The Executive Director of UN Watch, Mr Hillel C. Neuer, introduced the multiple approaches of the UN to human rights in Iran. Using the examples of who he called some of “the most courageous human rights activists in the world”, Mr Neuer emphasized the struggle of political dissidents in Iran and how he believes the UN and the international community should support them. He praised the work of Mr Ahmed Shaheed, UN Special Rapporteur on the situation of human rights in Iran, but reminded that even some democratic countries have failed to endorse the UN General Assembly’s resolution on Iran.
Ms Ayda Karimli, Spokesperson of the Southern Azerbaijani Alliance, opened her speech by reminding that 70 per cent of Iran’s population are non-Persian. She put especial emphasis on the need to include the multi-ethnic minorities in Iran in the political and decision making process. This would ensure respect for human rights as well as bring about regional peace and stability. Moreover, Ms Karimli shed light on Iran’s deliberate intent to hinder Lake Urmia’s survival: due to the drying up of the lake, we are now on the brink of one of the greatest ecological disasters of the XXI century, affecting not only Azerbaijani Turks only, but possibly the whole world. She concluded by saying that, despite the overall distrust in the regime, the negotiations over the nuclear issue opened a loophole that should be explored by the world’s powers in order to hold Iran accountable to its human rights obligations.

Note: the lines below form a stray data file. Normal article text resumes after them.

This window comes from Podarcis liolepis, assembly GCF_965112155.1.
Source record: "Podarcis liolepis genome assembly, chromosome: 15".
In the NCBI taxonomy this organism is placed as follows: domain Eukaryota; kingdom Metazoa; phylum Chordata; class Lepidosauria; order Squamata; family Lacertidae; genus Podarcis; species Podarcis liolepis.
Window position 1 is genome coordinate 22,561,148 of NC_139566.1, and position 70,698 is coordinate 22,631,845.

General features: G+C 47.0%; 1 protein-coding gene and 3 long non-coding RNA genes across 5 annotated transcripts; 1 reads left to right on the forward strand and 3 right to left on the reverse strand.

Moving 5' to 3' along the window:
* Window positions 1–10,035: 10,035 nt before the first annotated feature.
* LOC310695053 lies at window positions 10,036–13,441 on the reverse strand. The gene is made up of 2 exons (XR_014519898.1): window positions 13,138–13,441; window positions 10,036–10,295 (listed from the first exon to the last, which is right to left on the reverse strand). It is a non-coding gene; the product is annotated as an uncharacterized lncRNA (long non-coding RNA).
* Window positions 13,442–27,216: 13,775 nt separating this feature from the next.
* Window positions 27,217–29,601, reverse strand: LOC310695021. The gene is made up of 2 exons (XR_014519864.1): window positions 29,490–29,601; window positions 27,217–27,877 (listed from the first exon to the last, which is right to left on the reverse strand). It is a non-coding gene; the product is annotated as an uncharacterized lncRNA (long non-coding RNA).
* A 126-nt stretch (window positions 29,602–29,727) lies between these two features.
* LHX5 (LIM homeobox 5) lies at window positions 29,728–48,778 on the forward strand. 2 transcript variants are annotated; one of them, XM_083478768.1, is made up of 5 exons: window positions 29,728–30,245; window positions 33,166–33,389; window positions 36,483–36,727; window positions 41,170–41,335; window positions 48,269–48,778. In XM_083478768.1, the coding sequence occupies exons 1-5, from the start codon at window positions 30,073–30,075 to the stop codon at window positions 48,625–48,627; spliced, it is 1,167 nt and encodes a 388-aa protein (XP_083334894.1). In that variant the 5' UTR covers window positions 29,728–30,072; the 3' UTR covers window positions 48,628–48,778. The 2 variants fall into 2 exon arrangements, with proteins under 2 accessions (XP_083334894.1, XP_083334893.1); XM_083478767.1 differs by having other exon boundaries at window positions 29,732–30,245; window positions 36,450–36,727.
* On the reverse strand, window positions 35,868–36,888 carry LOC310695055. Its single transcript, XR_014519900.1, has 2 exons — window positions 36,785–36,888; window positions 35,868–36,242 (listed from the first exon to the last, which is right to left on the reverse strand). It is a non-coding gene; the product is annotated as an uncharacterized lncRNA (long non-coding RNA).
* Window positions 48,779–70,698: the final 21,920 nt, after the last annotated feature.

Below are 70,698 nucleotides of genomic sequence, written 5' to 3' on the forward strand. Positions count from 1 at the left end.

Closing the first panel, Mr Adam Kuniuszewski, Chief Operating Officer at Green Cross International, delivered an illustrative presentation about the situation in Lake Urmia. Firstly, he introduced the overall natural panorama, highlighting the continuity in droughts as well as the impacts of climate change. The reasons for the imminent ecological disaster surrounding Lake Urmia, however, are due to human negligence and mismanagement, he explained. The intense demand for water by the agricultural sector, coupled with a rising pressure to irrigate urban centres, has led the government to engage in major infrastructure projects. However, in a country with such an intense population growth as Iran, developments projects like these are exhausting the environment. Mr Kuniuszewski concluded his presentation with the alarming remark that, considering Tehran’s policies of not acknowledging the ecological impacts, Lake Urmia is becoming a catastrophe soon to reach a point of no return.